In the middle of the People Israel, Isaiah returns a word of promise…in concrete and practical fashion:

“God’s people shall build houses and inhabit them;

            they shall plant vineyards and eat their fruit.

They shall not build and another inhabit;

            they shall not plant and another eat;

For like the days of a tree shall the days of my people be,

            and my chosen shall long enjoy the work of their               hands.”

I want that vision. I want that vision of safety and belonging, of a just return for the work of our hands, of a long life, and enough to sustain it. I want that. I want it for my friends who are American Indian and Black and Latino. I want that vision for my friends who are lesbian and gay and trans and queer. I want Isaiah’s vision for that welder who got laid off and who now finds himself really, really alone. I want that vision for your family. I want that vision for my own.

And I don’t know how we get back from the exile of our own fear, but I trust in the power of God’s promise and prophecy. I’m clear that I will struggle together but not fight for vindication. I will speak aloud the truth that I see, but I am finished with vilifying – on all sides. My dear friend Kate says this more eloquently than I can, as she preaches from her own pulpit this morning: “We have elected a president who I would never allow myself or a female friend (or my daughter) to be alone with. But I will be praying for Donald Trump in the weeks and years to come, and I hope you will too.”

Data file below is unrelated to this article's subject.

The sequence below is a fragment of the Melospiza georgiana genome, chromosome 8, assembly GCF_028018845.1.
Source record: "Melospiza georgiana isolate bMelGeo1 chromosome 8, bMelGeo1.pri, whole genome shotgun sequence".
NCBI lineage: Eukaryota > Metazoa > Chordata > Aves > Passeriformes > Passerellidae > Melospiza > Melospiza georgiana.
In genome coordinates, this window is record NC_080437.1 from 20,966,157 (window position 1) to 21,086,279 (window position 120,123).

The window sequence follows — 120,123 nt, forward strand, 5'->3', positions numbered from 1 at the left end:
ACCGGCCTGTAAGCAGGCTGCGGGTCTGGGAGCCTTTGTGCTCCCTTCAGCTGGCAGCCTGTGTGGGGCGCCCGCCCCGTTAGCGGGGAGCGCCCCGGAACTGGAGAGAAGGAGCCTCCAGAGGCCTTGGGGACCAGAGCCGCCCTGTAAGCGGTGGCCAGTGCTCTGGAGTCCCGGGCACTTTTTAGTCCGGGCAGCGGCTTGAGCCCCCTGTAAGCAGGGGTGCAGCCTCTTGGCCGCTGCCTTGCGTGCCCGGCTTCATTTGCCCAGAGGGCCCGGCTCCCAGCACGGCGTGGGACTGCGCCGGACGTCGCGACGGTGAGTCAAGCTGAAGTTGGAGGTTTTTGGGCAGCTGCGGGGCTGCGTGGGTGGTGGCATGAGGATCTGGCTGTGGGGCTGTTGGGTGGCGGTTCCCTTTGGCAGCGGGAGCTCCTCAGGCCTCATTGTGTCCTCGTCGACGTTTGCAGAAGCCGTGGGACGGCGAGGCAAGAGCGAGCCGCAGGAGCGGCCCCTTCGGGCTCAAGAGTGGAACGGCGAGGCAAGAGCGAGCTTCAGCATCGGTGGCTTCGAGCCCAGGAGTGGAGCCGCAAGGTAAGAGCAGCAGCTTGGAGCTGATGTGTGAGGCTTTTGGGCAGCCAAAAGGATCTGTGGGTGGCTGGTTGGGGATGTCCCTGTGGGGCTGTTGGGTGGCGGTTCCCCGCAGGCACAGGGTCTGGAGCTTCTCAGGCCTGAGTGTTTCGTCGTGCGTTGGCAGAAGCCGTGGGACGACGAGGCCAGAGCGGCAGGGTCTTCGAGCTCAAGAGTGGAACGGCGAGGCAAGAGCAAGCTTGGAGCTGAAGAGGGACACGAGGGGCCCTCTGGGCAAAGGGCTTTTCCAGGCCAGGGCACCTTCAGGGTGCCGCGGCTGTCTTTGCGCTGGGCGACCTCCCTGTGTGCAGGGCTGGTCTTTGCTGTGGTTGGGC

When I was in discernment to the priesthood, I found myself praying with an image that would never have been something of my own choosing or creation. I found myself praying like this, with a posture of my own hands outstretched and open. It felt a little vulnerable and strange, and it also made sense. It forced me to imagine God placing things in those open hands of mine…and maybe taking them away, too.

Wednesday morning, I had an email from Meghan Murphy-Gill. She ended it by telling me that she is praying, palms up, looking for the paths.

Me too, Meghan.

So I will pray, and I will listen. And I will seek to live the promises of my baptism, which are the property of no party and which are subject to no election. And I hope you will too.

Because it’s time for us to find the paths, to find our way back to each other. It’s time for us to return from this exile we have created here in this great nation of ours. It’s time for Isaiah’s promise of “a new creation, where the heavens and the earth are no longer alienated.”[1]

Because I want that vision Isaiah speaks into a word of hope, with conviction, for us all:

“The wolf and the lamb shall feed together…

The lion shall eat straw like an ox;”

The vision that

“They shall not hurt or destroy on all my holy mountain,

            says the LORD.”


[1] Nelson Rivera. Feasting on the Word: Year C, Volume 4. “Theological Perspective.” Louisville: Westminster John Knox Press, 2010. 290.